Though most trained work dogs usually cost thousands of dollars--I've heard figures up to $20,000!--Cassie was donated to our unit by a Tuscon breeder who has also provided dogs to the Border Patrol Search, Trauma & Rescue Team. Cassie now lives with Al and Joan, husband and wife members of our team, who I first met during Basic SAR Training. Al is very agile and quick, and, being Cassie's primary handler, that athleticism certainly comes in handy. I recently had an opportunity to go out in the field with Al, another member of our committee, and Cassie, who works on a 30-foot lead, and that four-legged girl is fast, especially when she's sure she's on the scent. The three of us took her out for a training session, not only for Cassie but also for those of us who'll be working with her. And I was certainly impressed.
During the training session, we took turns getting lost. Then, whoever was handling Cassie would give her a sample of the scent, and off she'd go with the handler in tow. When it was my turn to lay the track, I tried to trip her up. I zig-zagged along the route, circled a tree, jumped across some areas still covered with snow and, just before selecting a hiding place, went around a large water tank the more difficult way--clockwise--where the tank is up against a rock-covered slope. I went three-quarters of the way around the tank before hiding behind a tree. And, sure enough, Cassie found me. I was later told that she did double-back at one point when she lost my trail, but she figured out where she'd gone wrong and picked it up again. When she got to the water tank, Cassie followed my scent the way I'd walked, instead of taking the easier and shorter route--counter-clockwise--to where I was hiding, proving what I'd been told--that Cassie is a ground-scent tracker rather than a dog who follows an air scent. If she'd been following my air scent, she likely would have gone counter-clockwise around the tank.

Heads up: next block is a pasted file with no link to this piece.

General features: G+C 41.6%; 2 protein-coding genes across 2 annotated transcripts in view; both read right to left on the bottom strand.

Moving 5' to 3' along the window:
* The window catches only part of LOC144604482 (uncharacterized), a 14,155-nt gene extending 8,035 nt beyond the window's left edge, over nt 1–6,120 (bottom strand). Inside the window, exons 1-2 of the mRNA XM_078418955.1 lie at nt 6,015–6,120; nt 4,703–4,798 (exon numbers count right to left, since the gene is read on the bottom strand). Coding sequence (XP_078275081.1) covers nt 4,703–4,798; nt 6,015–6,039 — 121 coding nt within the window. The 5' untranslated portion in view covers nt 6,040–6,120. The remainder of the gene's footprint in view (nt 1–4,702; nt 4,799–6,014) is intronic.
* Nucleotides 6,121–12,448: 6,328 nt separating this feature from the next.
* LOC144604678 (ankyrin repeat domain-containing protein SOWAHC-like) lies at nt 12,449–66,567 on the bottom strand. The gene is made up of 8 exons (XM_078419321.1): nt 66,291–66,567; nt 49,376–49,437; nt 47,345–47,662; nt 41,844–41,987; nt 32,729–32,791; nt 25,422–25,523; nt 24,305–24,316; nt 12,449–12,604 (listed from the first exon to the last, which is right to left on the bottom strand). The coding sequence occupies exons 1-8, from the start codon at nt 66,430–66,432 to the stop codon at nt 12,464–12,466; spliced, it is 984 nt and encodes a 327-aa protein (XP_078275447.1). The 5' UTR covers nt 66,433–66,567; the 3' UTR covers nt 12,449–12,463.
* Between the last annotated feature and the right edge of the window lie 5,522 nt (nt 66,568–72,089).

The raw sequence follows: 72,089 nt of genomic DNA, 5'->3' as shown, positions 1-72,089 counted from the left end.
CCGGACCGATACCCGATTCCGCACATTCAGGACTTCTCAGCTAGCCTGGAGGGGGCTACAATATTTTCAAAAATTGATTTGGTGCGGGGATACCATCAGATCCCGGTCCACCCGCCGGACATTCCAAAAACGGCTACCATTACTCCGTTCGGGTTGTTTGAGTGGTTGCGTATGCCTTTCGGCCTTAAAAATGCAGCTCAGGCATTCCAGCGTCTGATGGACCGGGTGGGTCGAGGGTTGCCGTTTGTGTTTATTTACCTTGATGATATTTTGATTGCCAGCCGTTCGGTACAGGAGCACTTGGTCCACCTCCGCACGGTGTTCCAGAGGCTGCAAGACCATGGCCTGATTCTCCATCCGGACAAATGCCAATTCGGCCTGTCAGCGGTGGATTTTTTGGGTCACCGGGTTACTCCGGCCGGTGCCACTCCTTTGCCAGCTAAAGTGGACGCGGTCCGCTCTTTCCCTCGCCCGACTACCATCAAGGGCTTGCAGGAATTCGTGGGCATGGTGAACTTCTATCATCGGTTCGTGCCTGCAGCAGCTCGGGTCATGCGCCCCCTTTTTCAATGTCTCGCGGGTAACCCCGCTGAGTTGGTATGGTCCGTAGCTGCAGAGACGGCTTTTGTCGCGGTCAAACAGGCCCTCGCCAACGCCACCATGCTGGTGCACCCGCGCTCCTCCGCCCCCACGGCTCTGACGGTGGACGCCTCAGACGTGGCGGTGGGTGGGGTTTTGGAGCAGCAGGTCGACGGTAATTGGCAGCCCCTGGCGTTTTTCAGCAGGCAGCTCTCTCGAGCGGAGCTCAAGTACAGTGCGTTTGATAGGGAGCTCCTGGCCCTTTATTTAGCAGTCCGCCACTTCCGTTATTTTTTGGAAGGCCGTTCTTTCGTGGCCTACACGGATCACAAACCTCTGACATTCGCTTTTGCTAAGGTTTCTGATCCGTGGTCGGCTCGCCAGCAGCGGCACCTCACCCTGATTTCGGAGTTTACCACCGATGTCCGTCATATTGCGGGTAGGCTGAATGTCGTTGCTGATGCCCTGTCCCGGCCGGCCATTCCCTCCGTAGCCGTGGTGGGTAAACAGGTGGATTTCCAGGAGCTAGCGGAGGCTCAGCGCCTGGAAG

I'd assumed that Cassie would be excited when she found the person she was tracking, but that wasn't the case. When she found me, she just kept sniffing around my feet, almost as if I weren't there. What she does get excited about is her toy. As the Daily Sun article pointed out, "Cassie doesn't work for treats, but she does earn plenty of praise and a fun tug-of-war session with a chunk of rubber hose attached to a long piece of rope." After she completed each task, Al would pull out the toy as her reward, and Cassie would go berzerk.
Another statement from that article definitely holds true, as I've found each time I've been around Cassie: "Not a hyperactive dog, but not one to sit still, Cassie smells chairs, asphalt, garbage bins, the floor, pant legs--her snout is in perpetual motion, twitching while it turns this way and that. This dog was born to sniff." But the reporter did leave something off her list of where Cassie sticks her nose; when I first met her, it was like, "Woo! Watch that big shnoz!" I've definitely never seen a dog that views and catalog the world quite so much through its snout.
My primary role regarding Cassie will be as the "Nav/Comm" person, meaning the one who takes charge of the maps, GPS and compass, and radio while following--perhaps at times running--behind the handler, who will be too busy working with Cassie to perform navigation and communication functions. I'll also assist the other members of the committee with K-9 fundraising and community events to introduce Cassie to the public. I've yet to work with Cassie on an actual mission, but I'm looking forward to being part of it when it happens. It's up to our coordinator, Sergeant D, to decide if a mission calls for Cassie's expertise, and I'm hoping that we'll soon have an opportunity to show the public what she can really do.